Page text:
“Why can’t every Sunday worship service sound like this? Recorded live at James Temple in Cincinnati, Reverend Timothy Wright leads the B/J Mass Choir through a rollicking and rolling hour of gospel glory. When Wright isn’t lifting the roof off the house with testimonials like “You Are My Everything” and “Give You the Glory,” he’s moving you off those church pews with the funky grooves of “Been There Done That” and “Don’t Believe He Brought Me This Far.” With powerhouse vocals and a spirited backing cast, Wright continues to find new ways to use a gospel choir with his unique arrangements. The Brooklyn, New York, native is etching a mark among the genre’s finest talents with releases like this.“
You Are My EverythingRev. Timothy Wright & The B-J Mass Choir Feat. Myrna Summers5:49
Don’t sell this song short. It opens up sounding a bit like a recycled Mary Mary song, but the song builds and builds (with some great background vocal work) until it morphs into a full blown gospel sing. This woman can sing!
This song is from Tamela Mann’s first CD that debuted in 2005 and was voted Best Gospel Album at the 2006 Stellar Awards. (One early reviewer simply referred to the CD as “a keeper and a gem”). Her subsequent albums have soared to the top of Bllboard’s gospel charts.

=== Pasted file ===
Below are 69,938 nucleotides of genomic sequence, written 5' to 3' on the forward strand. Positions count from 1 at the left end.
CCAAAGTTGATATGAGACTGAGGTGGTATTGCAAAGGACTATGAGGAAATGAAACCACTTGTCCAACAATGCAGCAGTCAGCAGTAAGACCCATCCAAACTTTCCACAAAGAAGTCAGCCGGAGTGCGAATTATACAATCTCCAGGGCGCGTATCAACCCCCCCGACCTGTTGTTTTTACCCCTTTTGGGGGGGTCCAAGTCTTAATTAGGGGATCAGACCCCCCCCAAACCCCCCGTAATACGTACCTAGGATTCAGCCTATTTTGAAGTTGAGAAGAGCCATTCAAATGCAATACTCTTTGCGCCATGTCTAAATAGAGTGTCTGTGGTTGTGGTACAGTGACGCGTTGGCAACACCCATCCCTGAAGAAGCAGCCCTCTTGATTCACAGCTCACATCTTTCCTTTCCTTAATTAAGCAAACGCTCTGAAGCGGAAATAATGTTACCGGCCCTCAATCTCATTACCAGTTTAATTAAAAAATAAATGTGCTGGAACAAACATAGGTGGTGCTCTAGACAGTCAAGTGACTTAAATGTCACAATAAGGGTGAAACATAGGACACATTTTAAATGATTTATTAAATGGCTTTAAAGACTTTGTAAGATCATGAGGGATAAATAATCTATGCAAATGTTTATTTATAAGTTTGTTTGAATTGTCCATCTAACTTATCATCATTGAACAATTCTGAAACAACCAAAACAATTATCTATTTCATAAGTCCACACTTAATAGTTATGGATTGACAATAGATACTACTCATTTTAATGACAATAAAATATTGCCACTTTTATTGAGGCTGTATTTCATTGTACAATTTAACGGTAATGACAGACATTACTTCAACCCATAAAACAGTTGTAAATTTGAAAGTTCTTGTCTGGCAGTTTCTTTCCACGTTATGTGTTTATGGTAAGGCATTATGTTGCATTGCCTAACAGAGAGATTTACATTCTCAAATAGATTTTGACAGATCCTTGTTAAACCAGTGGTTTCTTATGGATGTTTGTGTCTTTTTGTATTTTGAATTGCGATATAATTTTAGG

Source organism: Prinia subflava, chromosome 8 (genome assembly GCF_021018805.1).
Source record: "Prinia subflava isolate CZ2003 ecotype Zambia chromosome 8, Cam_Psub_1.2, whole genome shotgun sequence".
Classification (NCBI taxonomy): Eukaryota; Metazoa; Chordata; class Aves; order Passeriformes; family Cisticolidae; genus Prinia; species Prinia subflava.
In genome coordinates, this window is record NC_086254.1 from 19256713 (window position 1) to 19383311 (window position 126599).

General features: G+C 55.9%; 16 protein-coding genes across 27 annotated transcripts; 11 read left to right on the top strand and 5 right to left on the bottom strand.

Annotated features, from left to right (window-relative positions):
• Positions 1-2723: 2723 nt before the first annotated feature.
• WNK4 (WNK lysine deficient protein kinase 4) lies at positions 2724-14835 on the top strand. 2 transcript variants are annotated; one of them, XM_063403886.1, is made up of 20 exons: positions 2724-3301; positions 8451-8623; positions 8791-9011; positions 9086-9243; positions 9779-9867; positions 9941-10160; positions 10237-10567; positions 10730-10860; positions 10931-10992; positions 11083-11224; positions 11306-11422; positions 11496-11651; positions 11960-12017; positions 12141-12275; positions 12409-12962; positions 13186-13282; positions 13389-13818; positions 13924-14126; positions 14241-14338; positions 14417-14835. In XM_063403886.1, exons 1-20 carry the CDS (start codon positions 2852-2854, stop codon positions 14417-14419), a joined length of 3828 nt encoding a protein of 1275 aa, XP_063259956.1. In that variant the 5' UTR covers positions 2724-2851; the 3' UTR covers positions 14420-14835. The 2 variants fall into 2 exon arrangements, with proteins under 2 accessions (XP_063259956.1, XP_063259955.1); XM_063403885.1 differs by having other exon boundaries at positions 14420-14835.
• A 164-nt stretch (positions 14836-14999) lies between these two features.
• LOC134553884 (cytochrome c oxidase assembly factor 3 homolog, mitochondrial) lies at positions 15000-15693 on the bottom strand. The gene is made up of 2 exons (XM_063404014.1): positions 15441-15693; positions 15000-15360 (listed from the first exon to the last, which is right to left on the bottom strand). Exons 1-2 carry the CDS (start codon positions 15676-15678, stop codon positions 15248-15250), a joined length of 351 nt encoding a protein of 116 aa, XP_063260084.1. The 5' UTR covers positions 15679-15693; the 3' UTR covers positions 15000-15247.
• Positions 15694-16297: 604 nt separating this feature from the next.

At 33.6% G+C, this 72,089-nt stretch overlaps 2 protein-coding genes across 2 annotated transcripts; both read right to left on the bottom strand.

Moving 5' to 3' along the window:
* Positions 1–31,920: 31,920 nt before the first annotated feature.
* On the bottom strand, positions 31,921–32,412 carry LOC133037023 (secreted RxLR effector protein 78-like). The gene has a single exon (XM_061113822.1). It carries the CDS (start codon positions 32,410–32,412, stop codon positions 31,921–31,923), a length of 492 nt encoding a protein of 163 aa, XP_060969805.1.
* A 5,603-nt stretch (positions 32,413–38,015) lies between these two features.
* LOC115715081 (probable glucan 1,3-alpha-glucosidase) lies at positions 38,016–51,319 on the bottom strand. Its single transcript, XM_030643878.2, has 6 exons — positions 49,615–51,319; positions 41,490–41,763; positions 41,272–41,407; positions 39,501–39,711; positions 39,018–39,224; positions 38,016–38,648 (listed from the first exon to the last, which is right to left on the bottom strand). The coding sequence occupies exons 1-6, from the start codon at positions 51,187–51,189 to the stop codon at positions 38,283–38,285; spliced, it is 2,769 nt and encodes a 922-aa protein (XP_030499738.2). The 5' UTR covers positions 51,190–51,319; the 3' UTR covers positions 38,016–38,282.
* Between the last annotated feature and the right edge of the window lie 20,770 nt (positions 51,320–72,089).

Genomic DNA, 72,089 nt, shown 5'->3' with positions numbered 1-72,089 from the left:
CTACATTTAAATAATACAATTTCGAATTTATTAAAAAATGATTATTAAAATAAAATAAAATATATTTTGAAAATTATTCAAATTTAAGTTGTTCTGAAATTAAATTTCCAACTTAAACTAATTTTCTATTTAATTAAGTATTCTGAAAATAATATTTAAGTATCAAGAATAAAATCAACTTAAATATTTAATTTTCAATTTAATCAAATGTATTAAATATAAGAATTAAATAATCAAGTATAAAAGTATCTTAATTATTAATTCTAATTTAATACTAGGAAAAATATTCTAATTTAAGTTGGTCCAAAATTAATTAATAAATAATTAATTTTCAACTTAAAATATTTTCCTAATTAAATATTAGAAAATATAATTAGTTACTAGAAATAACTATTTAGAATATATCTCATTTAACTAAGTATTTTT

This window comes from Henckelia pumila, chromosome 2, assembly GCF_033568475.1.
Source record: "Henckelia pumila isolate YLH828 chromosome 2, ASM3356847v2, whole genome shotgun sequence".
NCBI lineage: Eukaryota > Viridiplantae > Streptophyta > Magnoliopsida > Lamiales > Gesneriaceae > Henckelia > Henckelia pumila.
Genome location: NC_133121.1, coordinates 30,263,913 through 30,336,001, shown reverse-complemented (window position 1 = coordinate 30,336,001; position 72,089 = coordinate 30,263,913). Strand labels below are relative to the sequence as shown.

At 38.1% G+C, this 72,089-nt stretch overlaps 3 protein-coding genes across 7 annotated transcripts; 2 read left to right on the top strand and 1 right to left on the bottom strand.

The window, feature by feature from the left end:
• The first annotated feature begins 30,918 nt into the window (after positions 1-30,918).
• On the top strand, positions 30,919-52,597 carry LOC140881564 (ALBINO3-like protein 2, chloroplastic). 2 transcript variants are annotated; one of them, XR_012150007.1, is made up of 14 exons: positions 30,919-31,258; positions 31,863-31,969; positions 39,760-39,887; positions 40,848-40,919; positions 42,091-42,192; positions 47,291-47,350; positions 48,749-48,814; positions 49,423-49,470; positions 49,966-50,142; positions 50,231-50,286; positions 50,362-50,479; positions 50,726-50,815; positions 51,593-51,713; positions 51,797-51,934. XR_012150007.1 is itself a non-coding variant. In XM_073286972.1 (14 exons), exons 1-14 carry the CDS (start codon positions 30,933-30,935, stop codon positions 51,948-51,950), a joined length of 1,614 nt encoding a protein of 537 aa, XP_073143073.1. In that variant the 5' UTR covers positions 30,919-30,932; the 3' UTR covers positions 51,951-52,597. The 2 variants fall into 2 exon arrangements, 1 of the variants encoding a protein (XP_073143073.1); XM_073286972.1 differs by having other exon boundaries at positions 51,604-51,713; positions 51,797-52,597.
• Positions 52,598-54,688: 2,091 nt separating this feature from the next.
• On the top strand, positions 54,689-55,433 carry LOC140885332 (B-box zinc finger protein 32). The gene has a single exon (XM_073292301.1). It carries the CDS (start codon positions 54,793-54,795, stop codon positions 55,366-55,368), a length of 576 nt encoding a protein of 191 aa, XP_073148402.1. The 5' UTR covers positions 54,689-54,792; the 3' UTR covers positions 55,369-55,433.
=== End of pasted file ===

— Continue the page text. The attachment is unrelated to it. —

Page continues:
Tamela Mann was born in Fort Worth, TX (home to Kirk Franklin) and joined him as a singer with Kirk Franklin and The Family. She also spend her early years doing a lot of gospel theater and some film before embarking on her solo career.
Here is a nice take on a song we all know, Kumbaya. Kum ba yah (“Come by Here“) was first recorded in the 1920s. The title may well come from an early version sung in Gullah in the Sea Islands of South Carolina and Georgia called “Come by Yuh”.
Evelyn Turrentine-Agee was born in 1946 as the third sibling in an eighteen sibling household. Her father, Cleveland Tyler, was a deacon in the church, and her mother was Ruthie Mae Tyler. She started singing on stage at the age of three because her father was in a quartet, and later they formed a family gospel girl group, The Tylerettes. She graduated high school by seventeen, and this enabled her to make her first record. Her education would not get forsaken because of her musical acumen and prowess because she graduated with a bachelor’s degree in industrial psychology that she earned at the University of Detroit. Many gospel music groups tried to get her to join them, but her stay with them was rather brief because she had a strong desire for a solo music career.
An online synopsis of Richard Smallwood’s “Healing: Live in Detroit” album calls it “a dynamic, moving performance that demonstrates the power and energy that Richard Smallwood and Vision display in concert.” Yup, that exactly sums it up.
And of all the songs on the album, “Healing” is the best…IMHO. The dynamics the singers apply to each and every word is remarkable and shows what an extraordinary group of singers they are and what an exactly director Smallwood is.
This song can reduce me to tears…to me it’s as powerful, if not more so, than his “Total Praise”. (And Smallwood’s soaring single note at 3:52 is remarkable.)
From John P. Kee and his New Life Community Choir comes this beautiful gospel ballad lead by singer Shelia Lakin. This is almost two separate songs, with the solo verses making up the first part, and the one minute vamp with the entire choir led by John P. Kee that starts at 3:49 as the other part. It’s all good!!